Following this analysis, the difference in outcome variable, rate pressure product, was compared between the two groups. The results suggested when all the data were included, there was a significant difference in outcomes between the groups. RPP values were higher in the 2020 cohort, with a mean difference of 1886 units. Analysis of the propensity-matched dataset showed no evidence in outcome between the group exercising with masks and the group without (table 2). Furthermore, no significant differences were noted in the prevalence and the extent of significant inducible ischaemia or PPV.

Effect on and recovery of ESE service

Peak pandemic number of referrals for SE decreased by 95.8% and number performed reduced by 99% (figure 1). Waiting time <6 weeks, a measure of performance, increased to 96.8% of prepandemic levels (100%) from 26.6% at the start of the study period (July 2020) to the end of the study period (January 2021) (figure 2). By the end of the follow-up period (March 2021), referrals increased 13-fold reaching 81% of the peak prepandemic levels, while waiting time <6 weeks reached 100% (figure 1).

Figure 2

Performance is measured by how many patients have been waiting <6 weeks to have a stress echocardiogram (SE) done after a referral has been generated. Immediately prior to the first outbreak of COVID-19, 100% of patients referred for SE underwent the test within 6 weeks of referral. At the height of the pandemic at the end of May 2020, that dropped to 17.2%. During the period of this service evaluation (July 2020–January 2021), there was an increase in 70.2% of performance levels.

Discussion

Very early on during the initial outbreak of COVID-19 every international echocardiography society published guidelines on strategies preventing the spread of COVID-19 during echocardiography procedures, with particular emphasis on ESE, considered an aerosol generating procedure.10 11 These measures included limiting the overall indications for SE and recommended the use of CTCA, and where SE was still being used, priority was to be given to the pharmacological modality over the exercise modality.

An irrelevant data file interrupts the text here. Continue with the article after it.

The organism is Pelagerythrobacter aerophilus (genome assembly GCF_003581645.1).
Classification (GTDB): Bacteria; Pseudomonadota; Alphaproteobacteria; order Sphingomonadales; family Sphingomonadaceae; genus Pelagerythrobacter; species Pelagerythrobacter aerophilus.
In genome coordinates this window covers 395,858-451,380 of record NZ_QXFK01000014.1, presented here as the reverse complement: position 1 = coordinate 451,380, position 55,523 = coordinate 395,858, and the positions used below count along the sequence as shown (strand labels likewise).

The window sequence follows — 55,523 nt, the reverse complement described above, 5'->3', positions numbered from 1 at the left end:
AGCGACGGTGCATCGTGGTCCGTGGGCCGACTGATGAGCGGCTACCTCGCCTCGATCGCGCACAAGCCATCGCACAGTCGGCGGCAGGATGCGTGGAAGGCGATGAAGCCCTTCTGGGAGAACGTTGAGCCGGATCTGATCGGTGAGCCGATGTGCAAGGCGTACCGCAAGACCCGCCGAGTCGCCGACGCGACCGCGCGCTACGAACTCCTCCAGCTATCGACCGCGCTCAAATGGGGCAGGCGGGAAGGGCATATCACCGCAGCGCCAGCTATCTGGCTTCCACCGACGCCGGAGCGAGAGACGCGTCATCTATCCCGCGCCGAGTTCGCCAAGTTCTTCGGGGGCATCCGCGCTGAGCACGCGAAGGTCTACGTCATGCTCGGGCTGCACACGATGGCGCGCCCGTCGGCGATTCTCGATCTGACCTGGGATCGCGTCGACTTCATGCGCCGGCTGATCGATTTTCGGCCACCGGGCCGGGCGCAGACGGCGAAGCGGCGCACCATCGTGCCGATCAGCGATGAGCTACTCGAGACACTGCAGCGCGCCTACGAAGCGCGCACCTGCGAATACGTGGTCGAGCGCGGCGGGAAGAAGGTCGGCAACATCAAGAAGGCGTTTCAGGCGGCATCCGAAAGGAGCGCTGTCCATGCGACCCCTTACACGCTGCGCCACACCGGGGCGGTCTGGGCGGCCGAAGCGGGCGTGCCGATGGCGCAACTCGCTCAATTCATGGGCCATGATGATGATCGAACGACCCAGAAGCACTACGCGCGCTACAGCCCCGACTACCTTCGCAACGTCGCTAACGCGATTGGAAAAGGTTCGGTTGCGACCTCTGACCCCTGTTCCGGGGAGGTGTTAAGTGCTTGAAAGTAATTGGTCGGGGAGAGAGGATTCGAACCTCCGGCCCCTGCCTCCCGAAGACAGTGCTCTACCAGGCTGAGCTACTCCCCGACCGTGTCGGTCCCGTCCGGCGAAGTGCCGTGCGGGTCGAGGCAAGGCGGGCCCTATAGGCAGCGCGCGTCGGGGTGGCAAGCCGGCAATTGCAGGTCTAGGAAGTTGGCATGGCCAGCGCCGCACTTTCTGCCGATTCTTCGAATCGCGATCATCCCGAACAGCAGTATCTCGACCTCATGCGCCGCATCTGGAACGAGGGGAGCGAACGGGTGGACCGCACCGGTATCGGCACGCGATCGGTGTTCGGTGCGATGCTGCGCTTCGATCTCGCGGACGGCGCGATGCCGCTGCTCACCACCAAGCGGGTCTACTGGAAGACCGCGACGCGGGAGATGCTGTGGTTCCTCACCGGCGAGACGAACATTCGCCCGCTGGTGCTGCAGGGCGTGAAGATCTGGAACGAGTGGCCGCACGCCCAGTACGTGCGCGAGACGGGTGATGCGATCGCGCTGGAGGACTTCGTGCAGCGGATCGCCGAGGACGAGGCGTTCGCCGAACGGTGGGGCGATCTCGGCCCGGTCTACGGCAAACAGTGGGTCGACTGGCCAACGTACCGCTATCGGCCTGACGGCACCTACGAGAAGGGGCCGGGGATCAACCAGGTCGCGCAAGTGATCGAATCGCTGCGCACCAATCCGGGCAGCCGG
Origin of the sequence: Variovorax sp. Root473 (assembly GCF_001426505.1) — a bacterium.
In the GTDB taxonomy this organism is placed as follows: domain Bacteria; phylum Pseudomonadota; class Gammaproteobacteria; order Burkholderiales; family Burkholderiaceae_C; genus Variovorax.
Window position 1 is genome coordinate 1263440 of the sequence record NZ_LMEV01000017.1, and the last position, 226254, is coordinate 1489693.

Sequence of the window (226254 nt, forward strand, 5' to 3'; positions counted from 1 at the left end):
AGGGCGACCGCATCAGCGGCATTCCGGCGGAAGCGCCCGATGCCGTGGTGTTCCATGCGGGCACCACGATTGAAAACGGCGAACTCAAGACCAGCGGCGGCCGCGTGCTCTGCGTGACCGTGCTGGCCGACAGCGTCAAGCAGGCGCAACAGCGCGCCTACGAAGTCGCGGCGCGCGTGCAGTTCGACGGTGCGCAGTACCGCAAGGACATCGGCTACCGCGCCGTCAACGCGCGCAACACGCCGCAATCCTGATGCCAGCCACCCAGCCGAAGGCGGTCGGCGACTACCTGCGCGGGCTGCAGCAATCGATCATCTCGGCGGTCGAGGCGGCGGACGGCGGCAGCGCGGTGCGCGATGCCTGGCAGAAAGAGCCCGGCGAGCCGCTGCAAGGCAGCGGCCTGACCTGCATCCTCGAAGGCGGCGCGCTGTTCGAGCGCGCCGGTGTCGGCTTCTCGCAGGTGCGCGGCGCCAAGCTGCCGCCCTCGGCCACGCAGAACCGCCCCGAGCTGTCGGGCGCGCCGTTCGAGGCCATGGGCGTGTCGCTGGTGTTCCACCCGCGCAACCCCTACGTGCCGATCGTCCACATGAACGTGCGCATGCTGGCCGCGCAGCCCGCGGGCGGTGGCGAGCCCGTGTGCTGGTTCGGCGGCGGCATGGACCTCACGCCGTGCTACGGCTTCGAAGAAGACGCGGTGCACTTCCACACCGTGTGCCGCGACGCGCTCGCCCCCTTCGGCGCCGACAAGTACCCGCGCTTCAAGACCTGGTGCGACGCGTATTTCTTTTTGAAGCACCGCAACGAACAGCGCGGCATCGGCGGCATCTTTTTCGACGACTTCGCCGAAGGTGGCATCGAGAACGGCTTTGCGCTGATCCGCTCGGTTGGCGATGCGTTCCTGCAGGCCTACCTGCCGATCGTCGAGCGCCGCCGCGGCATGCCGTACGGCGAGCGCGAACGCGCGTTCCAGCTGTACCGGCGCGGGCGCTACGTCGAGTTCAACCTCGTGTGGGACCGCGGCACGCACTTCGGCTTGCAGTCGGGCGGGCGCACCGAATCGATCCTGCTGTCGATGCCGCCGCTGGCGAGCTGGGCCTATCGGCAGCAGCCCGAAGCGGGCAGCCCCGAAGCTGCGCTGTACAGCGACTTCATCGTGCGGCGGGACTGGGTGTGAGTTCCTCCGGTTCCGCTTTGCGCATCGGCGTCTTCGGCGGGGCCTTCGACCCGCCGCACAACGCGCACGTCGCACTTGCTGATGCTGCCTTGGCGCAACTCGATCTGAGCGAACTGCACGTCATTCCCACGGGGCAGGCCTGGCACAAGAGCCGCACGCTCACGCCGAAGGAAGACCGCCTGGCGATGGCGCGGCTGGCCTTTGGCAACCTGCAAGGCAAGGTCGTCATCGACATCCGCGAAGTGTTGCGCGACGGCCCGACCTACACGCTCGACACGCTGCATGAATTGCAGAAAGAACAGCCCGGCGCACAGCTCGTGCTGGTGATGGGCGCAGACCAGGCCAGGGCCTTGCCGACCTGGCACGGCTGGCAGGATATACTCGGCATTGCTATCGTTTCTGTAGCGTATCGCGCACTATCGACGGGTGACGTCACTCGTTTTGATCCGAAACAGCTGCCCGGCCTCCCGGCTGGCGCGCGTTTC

Despite the relatively recent guidelines regarding the application of CTCA published by the National Institute for Health and Care Excellence, European Association of Cardiovascular Imaging, American College of Cardiology (ACC) and American Heart Association (AHA),12–14 availability for CTCA remains a challenge, especially in our centre. Notwithstanding, according to both European Society of Cardiology and ACC/AHA guidelines stress echocardiography remains the initial test among other non-invasive modalities for the assessment of CAD. ESE is the first-line investigation for the evaluation of CAD in patients able to exercise, helping to uncover symptoms, assessing the level of exercise when patients become symptomatic and ischaemic and providing haemodynamic data which all have prognostic implications beyond the presence and extent of ischaemia.14 ESE is also useful in assessing the prognostic importance of valve disease particularly when symptoms are discordant with the severity of valve disease.15 Finally, ESE is a relatively rapid test compared with dobutamine SE. For these reasons, ESE is unique compared with other contemporary stress modalities, and hence the importance of developing protocols so that ESE can continue to be performed efficaciously as well as safely.